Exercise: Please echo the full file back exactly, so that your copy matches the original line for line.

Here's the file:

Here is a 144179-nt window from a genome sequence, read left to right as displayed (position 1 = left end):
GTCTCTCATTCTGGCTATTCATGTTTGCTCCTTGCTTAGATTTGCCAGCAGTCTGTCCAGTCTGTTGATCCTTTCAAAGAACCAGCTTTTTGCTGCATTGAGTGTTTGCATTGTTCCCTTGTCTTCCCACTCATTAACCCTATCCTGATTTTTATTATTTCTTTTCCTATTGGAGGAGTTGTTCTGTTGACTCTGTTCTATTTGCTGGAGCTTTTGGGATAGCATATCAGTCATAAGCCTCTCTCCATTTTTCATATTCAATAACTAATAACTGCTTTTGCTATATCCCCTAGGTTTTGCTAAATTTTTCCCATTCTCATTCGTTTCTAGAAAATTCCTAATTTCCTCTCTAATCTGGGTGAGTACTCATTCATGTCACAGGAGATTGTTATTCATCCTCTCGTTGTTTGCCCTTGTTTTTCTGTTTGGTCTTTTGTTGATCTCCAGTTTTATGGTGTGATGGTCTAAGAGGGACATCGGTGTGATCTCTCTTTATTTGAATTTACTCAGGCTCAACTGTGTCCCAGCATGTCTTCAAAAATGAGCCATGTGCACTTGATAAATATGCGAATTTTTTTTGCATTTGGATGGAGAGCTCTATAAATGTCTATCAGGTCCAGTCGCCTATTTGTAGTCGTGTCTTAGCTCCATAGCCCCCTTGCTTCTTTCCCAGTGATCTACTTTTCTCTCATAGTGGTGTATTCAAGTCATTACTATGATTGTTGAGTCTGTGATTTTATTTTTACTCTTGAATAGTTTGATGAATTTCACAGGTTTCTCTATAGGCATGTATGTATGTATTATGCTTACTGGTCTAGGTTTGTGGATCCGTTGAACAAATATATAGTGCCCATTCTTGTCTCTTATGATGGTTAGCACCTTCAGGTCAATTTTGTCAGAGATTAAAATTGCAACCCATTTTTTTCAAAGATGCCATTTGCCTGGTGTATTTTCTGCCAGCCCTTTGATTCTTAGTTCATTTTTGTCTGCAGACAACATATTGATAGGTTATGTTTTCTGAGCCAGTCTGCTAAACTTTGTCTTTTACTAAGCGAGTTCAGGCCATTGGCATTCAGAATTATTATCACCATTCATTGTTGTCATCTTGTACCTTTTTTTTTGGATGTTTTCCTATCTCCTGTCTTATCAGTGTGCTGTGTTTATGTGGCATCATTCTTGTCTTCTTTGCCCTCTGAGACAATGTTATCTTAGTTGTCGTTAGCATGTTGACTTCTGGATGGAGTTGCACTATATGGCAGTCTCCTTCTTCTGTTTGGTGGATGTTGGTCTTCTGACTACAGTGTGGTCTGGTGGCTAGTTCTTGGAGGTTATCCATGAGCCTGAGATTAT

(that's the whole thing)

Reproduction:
Here is a 144179-nt window from a genome sequence, read left to right as displayed (position 1 = left end):
GTCTCTCATTCTGGCTATTCATGTTTGCTCCTTGCTTAGATTTGCCAGCAGTCTGTCCAGTCTGTTGATCCTTTCAAAGAACCAGCTTTTTGCTGCATTGAGTGTTTGCATTGTTCCCTTGTCTTCCCACTCATTAACCCTATCCTGATTTTTATTATTTCTTTTCCTATTGGAGGAGTTGTTCTGTTGACTCTGTTCTATTTGCTGGAGCTTTTGGGATAGCATATCAGTCATAAGCCTCTCTCCATTTTTCATATTCAATAACTAATAACTGCTTTTGCTATATCCCCTAGGTTTTGCTAAATTTTTCCCATTCTCATTCGTTTCTAGAAAATTCCTAATTTCCTCTCTAATCTGGGTGAGTACTCATTCATGTCACAGGAGATTGTTATTCATCCTCTCGTTGTTTGCCCTTGTTTTTCTGTTTGGTCTTTTGTTGATCTCCAGTTTTATGGTGTGATGGTCTAAGAGGGACATCGGTGTGATCTCTCTTTATTTGAATTTACTCAGGCTCAACTGTGTCCCAGCATGTCTTCAAAAATGAGCCATGTGCACTTGATAAATATGCGAATTTTTTTTGCATTTGGATGGAGAGCTCTATAAATGTCTATCAGGTCCAGTCGCCTATTTGTAGTCGTGTCTTAGCTCCATAGCCCCCTTGCTTCTTTCCCAGTGATCTACTTTTCTCTCATAGTGGTGTATTCAAGTCATTACTATGATTGTTGAGTCTGTGATTTTATTTTTACTCTTGAATAGTTTGATGAATTTCACAGGTTTCTCTATAGGCATGTATGTATGTATTATGCTTACTGGTCTAGGTTTGTGGATCCGTTGAACAAATATATAGTGCCCATTCTTGTCTCTTATGATGGTTAGCACCTTCAGGTCAATTTTGTCAGAGATTAAAATTGCAACCCATTTTTTTCAAAGATGCCATTTGCCTGGTGTATTTTCTGCCAGCCCTTTGATTCTTAGTTCATTTTTGTCTGCAGACAACATATTGATAGGTTATGTTTTCTGAGCCAGTCTGCTAAACTTTGTCTTTTACTAAGCGAGTTCAGGCCATTGGCATTCAGAATTATTATCACCATTCATTGTTGTCATCTTGTACCTTTTTTTTTGGATGTTTTCCTATCTCCTGTCTTATCAGTGTGCTGTGTTTATGTGGCATCATTCTTGTCTTCTTTGCCCTCTGAGACAATGTTATCTTAGTTGTCGTTAGCATGTTGACTTCTGGATGGAGTTGCACTATATGGCAGTCTCCTTCTTCTGTTTGGTGGATGTTGGTCTTCTGACTACAGTGTGGTCTGGTGGCTAGTTCTTGGAGGTTATCCATGAGCCTGAGATTAT